Around 11,000 people whose working visas are set to expire over the 2020/21 season have been granted a new visa.
Demand is returning as lockdown restrictions loosen in key markets, prompting at least two banks last week to up their forecast payout for the 2020-21 season.
Rabobank is now forecasting a farmgate milk price of $5.95/kgMS, a jump of 35c. Westpac lifted its forecast payout by 20c to $6.50/kgMS.
RaboResearch senior analyst Michael Harvey says government intervention buying and the reopening of the foodservice sector have helped jump start dairy demand across key international markets.
“The northern hemisphere experienced a rebound in milk and dairy product prices toward the end of quarter two as a result of government intervention, while we’ve also seen a rebound in cheese prices – particularly in the US – with this largely attributable to the re-opening of the food service sector,” Harvey says.
Dairy markets have performed better than expected over recent months and prices should now avoid dropping to the levels anticipated earlier in the year.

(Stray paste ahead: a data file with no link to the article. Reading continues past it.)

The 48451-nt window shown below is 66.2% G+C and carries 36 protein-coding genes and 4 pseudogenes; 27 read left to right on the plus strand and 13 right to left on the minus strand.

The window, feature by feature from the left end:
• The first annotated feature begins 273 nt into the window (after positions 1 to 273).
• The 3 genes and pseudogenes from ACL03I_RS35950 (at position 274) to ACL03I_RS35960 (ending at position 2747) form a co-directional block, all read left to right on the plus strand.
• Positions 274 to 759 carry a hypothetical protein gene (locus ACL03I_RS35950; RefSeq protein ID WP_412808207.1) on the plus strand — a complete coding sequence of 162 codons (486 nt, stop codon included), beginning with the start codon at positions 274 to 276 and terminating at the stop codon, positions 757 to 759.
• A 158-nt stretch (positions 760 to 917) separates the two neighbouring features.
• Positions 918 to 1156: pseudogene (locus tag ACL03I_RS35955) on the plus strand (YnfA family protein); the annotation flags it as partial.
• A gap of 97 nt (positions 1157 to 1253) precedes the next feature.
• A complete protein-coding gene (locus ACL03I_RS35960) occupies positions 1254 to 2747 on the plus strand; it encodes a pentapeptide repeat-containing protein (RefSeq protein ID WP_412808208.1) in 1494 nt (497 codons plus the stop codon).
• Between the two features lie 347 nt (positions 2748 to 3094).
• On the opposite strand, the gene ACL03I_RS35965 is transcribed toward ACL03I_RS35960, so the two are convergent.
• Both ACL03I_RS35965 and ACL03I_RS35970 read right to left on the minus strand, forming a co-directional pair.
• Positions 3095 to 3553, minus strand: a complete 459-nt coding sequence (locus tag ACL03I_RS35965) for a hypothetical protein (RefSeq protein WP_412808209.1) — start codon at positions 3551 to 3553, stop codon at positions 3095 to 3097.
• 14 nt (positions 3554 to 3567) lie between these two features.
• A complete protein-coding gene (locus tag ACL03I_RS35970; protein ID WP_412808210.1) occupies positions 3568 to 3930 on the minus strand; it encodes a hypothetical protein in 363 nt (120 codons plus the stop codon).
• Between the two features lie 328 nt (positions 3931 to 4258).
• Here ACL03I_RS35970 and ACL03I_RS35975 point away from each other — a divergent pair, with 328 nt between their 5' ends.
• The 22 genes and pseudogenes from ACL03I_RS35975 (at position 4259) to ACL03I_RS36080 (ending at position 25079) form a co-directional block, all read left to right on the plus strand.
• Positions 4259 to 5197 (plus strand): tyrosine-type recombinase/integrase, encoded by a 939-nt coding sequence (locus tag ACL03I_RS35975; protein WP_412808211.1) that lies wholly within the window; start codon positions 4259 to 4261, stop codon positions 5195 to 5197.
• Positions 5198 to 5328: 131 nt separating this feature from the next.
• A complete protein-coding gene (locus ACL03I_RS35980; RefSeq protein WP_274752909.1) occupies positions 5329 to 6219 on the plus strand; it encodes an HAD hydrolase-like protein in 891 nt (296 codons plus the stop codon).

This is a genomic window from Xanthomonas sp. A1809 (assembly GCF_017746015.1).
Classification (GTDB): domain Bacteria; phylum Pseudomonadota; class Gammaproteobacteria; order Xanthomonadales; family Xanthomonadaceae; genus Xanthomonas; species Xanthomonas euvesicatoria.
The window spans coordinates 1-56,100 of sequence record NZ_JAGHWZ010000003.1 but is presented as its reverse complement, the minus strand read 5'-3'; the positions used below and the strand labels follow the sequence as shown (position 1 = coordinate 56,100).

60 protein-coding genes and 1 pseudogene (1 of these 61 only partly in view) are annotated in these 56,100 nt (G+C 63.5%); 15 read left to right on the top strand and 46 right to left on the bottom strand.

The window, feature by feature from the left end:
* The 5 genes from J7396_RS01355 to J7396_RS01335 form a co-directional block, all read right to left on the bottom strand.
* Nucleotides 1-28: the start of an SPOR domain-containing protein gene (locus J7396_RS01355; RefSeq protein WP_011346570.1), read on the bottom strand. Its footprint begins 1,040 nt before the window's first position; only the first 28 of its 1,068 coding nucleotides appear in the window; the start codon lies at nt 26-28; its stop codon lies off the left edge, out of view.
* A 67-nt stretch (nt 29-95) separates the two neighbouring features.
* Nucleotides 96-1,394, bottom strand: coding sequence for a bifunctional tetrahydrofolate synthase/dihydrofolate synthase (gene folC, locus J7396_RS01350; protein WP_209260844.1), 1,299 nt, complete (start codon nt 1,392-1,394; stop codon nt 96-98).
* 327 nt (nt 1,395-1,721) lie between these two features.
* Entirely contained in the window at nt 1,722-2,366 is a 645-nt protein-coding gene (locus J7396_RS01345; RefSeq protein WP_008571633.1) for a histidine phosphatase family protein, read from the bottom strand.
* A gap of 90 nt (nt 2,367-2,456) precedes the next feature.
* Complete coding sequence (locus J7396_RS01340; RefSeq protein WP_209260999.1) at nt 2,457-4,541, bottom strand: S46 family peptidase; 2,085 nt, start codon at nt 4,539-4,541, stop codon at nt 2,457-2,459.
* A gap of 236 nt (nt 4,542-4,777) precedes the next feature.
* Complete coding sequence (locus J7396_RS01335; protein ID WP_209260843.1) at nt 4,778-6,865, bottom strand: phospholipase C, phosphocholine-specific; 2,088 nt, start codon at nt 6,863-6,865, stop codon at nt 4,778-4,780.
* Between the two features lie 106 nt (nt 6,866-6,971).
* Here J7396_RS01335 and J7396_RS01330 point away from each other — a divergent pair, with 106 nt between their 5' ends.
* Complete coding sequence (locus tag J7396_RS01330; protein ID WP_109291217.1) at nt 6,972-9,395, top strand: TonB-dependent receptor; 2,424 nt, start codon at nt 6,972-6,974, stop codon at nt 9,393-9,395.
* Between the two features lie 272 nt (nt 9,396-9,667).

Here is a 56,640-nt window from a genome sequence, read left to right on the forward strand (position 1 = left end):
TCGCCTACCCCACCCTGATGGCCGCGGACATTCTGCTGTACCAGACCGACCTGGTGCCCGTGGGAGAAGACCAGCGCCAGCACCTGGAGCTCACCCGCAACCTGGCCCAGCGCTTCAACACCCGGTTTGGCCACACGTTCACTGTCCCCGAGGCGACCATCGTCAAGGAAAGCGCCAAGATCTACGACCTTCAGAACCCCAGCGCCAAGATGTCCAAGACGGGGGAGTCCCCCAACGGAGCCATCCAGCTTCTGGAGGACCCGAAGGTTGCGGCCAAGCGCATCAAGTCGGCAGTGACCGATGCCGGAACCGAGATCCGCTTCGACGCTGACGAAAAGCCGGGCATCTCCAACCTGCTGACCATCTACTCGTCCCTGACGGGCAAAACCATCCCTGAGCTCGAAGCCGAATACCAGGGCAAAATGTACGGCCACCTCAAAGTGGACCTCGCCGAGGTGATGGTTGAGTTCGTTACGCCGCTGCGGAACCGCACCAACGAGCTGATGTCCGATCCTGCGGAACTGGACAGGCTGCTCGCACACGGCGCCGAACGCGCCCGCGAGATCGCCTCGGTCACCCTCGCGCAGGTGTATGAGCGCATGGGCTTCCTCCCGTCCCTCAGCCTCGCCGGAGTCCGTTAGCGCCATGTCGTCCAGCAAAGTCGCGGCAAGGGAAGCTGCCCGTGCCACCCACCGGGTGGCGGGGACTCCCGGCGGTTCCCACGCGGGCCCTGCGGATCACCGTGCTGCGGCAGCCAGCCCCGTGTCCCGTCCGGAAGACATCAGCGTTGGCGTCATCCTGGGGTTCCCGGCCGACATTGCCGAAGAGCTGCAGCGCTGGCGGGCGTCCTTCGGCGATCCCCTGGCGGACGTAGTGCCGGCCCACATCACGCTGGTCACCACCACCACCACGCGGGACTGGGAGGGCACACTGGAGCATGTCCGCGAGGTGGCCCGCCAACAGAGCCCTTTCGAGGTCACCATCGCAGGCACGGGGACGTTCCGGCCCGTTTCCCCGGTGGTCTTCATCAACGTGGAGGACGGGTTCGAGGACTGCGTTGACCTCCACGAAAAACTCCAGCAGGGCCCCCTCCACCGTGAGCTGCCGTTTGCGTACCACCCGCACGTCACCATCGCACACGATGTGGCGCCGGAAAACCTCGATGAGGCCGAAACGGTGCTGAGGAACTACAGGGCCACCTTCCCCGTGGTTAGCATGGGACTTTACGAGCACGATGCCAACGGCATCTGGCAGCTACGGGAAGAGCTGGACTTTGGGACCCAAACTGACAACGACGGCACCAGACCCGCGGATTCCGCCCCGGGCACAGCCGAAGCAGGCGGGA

“And these factors have helped boost dairy demand and prices have moved back toward, or in some cases above, pre-Covid levels.”
Westpac agri economist Nathan Penny agrees that Covid’s impact on global dairy prices has not been as severe as first feared.
Global dairy prices have now stabilised and begun to recover from Covid-driven price falls earlier in the year, he says.
Penny notes that whole milk powder prices were effectively flat over May, while June prices have lifted 4.4%, with similar movements in prices overall.
“The price stabilisation and improvement have come earlier than we anticipated.”
However, both analysts caution that things could easily turn sour and a looming global recession could also hit prices.
Harvey said while price rebounds were a sign the global dairy sector was on a path to recovery, the true strength of the current market was difficult to assess and the sector was not yet “out of the woods”.
He expects expanding global supply and economic recession across much of the globe to further hinder the speed of the recovery in dairy markets.
Penny agrees that a global recession still looms large.
Global dairy prices will soften as the global recession weighs on global dairy demand later in the year.
“Indeed, we have factored in for global dairy prices to weaken over the peak NZ production months as the extra dairy volumes combine with softening global demand thus it pays to be prepared.
“With that in mind, it pays to note that it is still early days in the season and the uncertainties around the Covid impact through the full dairy season remain large. On this basis, we recommend that farmers approach the season with ‘eyes wide open’.”